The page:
American painter Eric Fischl’s new show at Skarstedt (‘Figures’ to 9 April) presents, approximately life-sized, people on the beach. They come from Fischl’s own photographs of characters and poses which interest him – ‘I can’t tell people what I want’, he told me, ‘but I know it when I see it’, from which he paints figures which he has cut out and collaged against simplified backgrounds and in new combinations: the man in one painting, for example, was actually looking at the woman in another.
‘I paint on photo paper’, he explains, ‘which is a very slick surface. The background is acrylic but the figures are oil paint, and just the way the brushstroke reacts is exciting for the way it moves and how it dries’. Fischl achieves some wonderful suggestions of how bodies are by channelling the semi-accidental. He controls the outside boundaries of the figures while letting the paint ‘do what it does’ inside so as to find a description in which ‘the audience will feel there is something going on which isn’t arbitrary – even though it’s a straight-up fiction’. The beach operates as an arena in which private meets public, and gives him the chance to exploit how paint and water alike can splash, flow and drip. He’s also able to explore what he terms – at 70 – ‘the humiliations of age’.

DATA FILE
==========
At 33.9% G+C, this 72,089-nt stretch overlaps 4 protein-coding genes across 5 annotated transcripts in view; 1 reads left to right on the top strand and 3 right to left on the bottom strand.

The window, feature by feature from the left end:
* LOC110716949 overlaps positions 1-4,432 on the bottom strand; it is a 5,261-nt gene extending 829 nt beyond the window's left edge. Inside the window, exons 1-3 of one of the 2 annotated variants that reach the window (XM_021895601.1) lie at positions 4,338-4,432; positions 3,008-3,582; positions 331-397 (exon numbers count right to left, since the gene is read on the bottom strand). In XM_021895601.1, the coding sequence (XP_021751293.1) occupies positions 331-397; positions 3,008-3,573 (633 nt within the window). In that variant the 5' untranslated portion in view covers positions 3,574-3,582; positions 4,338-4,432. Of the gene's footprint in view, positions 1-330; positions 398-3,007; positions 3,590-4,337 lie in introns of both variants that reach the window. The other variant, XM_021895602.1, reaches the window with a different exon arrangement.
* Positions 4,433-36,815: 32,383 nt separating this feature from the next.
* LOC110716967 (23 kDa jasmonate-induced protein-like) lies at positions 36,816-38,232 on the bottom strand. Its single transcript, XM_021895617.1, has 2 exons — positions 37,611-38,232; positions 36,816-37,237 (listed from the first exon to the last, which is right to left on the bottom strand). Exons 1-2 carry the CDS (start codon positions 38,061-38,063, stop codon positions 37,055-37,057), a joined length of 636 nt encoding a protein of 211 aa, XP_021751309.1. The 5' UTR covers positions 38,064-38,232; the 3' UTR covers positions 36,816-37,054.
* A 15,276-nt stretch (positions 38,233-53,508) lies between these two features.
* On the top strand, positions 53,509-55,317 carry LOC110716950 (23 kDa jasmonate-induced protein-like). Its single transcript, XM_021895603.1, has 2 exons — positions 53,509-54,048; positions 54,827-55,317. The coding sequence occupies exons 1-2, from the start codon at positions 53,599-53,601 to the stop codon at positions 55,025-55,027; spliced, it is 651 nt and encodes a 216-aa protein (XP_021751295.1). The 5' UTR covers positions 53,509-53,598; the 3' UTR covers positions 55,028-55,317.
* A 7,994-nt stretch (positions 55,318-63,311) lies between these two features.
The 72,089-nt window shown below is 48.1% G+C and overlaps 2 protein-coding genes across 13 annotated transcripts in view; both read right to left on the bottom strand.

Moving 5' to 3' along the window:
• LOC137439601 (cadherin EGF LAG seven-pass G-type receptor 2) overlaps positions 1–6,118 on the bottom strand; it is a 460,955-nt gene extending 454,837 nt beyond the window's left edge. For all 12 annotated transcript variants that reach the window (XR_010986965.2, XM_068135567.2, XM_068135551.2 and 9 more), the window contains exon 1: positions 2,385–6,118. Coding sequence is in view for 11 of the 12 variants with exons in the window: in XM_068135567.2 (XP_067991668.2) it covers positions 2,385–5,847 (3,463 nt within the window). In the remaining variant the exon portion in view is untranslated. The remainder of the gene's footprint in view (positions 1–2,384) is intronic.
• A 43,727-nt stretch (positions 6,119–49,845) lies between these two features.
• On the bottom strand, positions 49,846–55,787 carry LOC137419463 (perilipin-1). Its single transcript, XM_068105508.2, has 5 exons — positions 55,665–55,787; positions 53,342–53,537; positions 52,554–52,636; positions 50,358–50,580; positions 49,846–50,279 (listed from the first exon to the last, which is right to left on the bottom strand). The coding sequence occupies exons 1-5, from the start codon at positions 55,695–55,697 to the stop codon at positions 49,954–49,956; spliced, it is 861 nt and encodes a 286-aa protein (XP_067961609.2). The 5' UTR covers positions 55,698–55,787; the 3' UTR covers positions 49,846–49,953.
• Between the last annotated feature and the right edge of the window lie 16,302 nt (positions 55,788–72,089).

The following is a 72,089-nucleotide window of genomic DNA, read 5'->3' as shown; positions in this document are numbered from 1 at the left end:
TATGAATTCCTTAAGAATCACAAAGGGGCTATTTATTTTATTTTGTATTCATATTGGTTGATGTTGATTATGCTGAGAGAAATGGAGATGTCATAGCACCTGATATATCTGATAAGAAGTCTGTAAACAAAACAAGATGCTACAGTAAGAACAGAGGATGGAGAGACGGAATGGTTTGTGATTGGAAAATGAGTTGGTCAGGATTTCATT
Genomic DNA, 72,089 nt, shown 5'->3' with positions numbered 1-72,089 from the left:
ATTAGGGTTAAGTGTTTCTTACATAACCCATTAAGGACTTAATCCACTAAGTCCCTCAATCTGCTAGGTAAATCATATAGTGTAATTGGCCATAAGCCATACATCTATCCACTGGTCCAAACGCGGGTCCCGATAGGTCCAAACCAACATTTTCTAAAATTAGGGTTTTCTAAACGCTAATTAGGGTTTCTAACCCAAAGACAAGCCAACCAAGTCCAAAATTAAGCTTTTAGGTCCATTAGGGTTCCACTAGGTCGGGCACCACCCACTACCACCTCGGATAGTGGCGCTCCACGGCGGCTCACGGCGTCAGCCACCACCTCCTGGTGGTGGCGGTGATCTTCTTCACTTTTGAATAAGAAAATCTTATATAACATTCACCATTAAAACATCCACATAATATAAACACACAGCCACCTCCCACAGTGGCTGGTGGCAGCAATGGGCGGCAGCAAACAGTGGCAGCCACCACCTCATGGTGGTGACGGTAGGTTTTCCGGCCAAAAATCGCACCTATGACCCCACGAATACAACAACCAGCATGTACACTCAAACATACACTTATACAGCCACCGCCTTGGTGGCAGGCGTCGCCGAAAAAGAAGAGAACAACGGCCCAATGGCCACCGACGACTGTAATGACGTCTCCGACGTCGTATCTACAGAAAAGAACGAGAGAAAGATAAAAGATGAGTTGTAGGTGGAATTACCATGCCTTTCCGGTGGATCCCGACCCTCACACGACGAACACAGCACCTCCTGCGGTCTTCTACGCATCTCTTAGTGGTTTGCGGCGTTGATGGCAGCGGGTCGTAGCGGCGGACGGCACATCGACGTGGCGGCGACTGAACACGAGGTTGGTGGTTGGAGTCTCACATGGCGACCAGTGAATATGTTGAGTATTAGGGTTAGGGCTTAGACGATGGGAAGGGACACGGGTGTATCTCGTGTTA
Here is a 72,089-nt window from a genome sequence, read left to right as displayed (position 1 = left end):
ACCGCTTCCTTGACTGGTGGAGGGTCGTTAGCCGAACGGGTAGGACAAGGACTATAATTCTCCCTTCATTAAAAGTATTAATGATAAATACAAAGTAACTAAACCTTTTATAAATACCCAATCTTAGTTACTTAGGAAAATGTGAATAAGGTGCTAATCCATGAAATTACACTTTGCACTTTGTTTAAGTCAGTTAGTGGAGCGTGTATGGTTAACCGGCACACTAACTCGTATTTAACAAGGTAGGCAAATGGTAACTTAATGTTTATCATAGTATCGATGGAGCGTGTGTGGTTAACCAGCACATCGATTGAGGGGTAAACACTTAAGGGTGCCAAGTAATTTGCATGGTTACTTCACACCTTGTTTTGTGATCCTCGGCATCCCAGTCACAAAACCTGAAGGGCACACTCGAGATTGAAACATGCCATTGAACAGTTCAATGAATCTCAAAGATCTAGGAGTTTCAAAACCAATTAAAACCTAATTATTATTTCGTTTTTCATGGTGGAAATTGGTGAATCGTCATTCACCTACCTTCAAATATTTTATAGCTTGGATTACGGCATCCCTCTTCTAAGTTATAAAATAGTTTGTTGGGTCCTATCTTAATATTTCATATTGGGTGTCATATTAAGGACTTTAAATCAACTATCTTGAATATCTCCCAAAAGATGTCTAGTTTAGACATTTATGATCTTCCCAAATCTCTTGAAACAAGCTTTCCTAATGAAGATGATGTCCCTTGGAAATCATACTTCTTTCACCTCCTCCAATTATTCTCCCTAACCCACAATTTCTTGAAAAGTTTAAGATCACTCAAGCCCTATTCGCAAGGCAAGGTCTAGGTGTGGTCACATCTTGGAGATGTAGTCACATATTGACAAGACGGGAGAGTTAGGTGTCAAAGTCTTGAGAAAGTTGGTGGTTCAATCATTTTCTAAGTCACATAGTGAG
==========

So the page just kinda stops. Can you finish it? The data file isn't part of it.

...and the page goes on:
And I know that Fischl, like me, plays tennis. He hasn’t often painted it, though ‘The Changeover’,1992, shows John McEnroe changing ends in a match he lost to the young Swede Niklas Kulti that year, marking the approaching end of his career. Fischl is a friend of McEnroe’s, and they have played without Eric making ‘any pretence to be competitive’.
Moreover, Fischl goes on to suggest that painting and tennis are rather alike. Both:
* take place inside a rectangle;
* are about gestures produced through extended reach – of the brush or racquet;
* feature the resistance of an opponent – canvas and materials have a way of being stubborn, of not doing what you want them to do;
* will have days when you are ‘in the flow’ without overthinking, and days when you are not;
* have differently expert types of audience. In tennis the opponent who watches for your intentions, as well as an audience that comes to watch, who cares more for a good game than for who wins, and who won’t help you get better. Likewise in art: viewers are there to see something they like, but you can’t go to them to find out how to get better, you have to go to other artists.
And how was it playing against Mac? Such is his variety that ‘every ball that came back to me would look different – you never know what would come next. That automatically puts you on his side of the court, thinking about what he’s doing, not what you’re doing…’.
Art writer and curator Paul Carey-Kent sees a lot of shows: we asked him to jot down whatever came into his head